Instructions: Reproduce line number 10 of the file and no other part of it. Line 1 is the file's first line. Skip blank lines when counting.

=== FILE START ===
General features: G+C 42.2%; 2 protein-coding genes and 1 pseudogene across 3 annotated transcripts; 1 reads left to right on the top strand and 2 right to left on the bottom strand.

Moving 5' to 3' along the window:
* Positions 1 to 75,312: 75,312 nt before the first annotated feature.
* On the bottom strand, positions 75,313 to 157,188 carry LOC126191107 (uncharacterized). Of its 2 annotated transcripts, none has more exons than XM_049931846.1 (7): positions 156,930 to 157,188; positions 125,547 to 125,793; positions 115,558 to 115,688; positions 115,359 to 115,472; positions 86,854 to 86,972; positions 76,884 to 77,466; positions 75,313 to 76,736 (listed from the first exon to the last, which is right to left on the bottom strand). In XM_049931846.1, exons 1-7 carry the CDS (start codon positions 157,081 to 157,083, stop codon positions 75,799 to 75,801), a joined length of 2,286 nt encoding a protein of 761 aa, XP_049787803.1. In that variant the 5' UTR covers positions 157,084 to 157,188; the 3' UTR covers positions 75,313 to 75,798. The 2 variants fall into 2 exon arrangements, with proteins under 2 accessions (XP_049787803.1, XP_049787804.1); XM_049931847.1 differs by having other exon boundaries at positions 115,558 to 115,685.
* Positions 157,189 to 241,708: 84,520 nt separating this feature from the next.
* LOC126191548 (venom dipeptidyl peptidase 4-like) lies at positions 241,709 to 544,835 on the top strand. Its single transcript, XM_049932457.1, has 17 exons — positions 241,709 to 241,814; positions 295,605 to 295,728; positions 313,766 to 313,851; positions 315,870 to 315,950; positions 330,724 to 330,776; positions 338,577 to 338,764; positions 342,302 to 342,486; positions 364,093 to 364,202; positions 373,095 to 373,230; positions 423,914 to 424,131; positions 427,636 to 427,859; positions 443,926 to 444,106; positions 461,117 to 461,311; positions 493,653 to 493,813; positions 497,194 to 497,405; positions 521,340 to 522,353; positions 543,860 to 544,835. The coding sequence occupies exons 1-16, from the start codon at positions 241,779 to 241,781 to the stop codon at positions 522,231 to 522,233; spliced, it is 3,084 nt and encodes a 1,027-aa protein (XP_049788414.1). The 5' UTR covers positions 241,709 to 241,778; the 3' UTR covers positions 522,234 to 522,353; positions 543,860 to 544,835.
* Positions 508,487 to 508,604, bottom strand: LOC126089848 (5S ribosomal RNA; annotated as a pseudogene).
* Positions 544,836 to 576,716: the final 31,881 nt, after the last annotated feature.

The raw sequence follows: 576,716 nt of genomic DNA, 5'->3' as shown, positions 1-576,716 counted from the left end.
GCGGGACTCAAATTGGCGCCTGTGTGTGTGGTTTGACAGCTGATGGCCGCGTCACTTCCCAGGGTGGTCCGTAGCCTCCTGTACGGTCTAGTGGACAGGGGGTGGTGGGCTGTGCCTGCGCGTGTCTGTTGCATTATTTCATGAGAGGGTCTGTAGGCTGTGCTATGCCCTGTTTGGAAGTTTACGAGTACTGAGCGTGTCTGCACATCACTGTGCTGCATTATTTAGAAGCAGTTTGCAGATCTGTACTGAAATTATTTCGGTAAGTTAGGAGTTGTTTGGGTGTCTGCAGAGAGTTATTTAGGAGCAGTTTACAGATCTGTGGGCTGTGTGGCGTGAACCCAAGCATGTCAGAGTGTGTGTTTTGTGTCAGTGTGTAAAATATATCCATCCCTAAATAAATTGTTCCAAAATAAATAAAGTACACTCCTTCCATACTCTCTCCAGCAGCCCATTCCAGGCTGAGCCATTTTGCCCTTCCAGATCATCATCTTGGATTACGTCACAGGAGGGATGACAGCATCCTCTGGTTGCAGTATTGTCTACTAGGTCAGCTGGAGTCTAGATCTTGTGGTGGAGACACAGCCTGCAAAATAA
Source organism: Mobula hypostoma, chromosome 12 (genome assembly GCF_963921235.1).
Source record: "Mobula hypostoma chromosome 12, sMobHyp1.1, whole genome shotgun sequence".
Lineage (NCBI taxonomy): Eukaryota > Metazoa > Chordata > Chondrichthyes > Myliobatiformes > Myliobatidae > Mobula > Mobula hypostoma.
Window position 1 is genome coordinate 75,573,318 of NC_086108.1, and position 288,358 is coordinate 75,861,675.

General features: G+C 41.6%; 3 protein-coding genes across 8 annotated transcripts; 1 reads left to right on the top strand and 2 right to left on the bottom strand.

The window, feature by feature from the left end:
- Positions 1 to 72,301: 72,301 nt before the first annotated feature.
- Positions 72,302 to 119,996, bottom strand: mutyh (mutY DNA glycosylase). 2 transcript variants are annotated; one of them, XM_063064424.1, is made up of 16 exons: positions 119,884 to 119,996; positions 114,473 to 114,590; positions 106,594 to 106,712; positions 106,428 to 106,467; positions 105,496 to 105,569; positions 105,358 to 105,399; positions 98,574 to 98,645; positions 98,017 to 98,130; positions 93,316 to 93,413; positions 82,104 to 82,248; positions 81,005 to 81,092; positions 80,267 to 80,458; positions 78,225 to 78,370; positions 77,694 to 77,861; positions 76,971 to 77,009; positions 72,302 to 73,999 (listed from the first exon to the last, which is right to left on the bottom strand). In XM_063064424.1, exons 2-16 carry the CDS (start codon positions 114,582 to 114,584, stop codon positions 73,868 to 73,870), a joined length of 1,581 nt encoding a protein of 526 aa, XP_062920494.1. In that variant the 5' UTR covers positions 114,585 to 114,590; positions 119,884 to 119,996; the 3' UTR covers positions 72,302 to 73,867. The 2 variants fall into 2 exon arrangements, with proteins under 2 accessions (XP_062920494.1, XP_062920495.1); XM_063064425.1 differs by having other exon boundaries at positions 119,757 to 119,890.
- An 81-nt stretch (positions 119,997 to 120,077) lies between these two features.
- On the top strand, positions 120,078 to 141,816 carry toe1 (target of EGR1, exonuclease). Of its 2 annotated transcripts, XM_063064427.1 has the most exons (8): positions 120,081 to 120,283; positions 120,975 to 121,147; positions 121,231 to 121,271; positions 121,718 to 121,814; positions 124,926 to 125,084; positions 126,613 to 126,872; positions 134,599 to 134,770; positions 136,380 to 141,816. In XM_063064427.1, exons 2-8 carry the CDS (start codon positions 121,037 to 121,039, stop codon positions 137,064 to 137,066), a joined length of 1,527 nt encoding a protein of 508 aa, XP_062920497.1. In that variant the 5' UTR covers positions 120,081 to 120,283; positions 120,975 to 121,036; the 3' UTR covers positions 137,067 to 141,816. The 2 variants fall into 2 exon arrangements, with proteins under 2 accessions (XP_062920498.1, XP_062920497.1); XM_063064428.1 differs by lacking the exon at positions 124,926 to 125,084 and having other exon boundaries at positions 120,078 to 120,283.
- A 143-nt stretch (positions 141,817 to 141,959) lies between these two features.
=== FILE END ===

GCGGGACTCAAATTGGCGCCTGTGTGTGTGGTTTGACAGCTGATGGCCGCGTCACTTCCCAGGGTGGTCCGTAGCCTCCTGTACGGTCTAGTGGACAGGGGGTGGTGGGCTGTGCCTGCGCGTGTCTGTTGCATTATTTCATGAGAGGGTCTGTAGGCTGTGCTATGCCCTGTTTGGAAGTTTACGAGTACTGAGCGTGTCTGCACATCACTGTGCTGCATTATTTAGAAGCAGTTTGCAGATCTGTACTGAAATTATTTCGGTAAGTTAGGAGTTGTTTGGGTGTCTGCAGAGAGTTATTTAGGAGCAGTTTACAGATCTGTGGGCTGTGTGGCGTGAACCCAAGCATGTCAGAGTGTGTGTTTTGTGTCAGTGTGTAAAATATATCCATCCCTAAATAAATTGTTCCAAAATAAATAAAGTACACTCCTTCCATACTCTCTCCAGCAGCCCATTCCAGGCTGAGCCATTTTGCCCTTCCAGATCATCATCTTGGATTACGTCACAGGAGGGATGACAGCATCCTCTGGTTGCAGTATTGTCTACTAGGTCAGCTGGAGTCTAGATCTTGTGGTGGAGACACAGCCTGCAAAATAA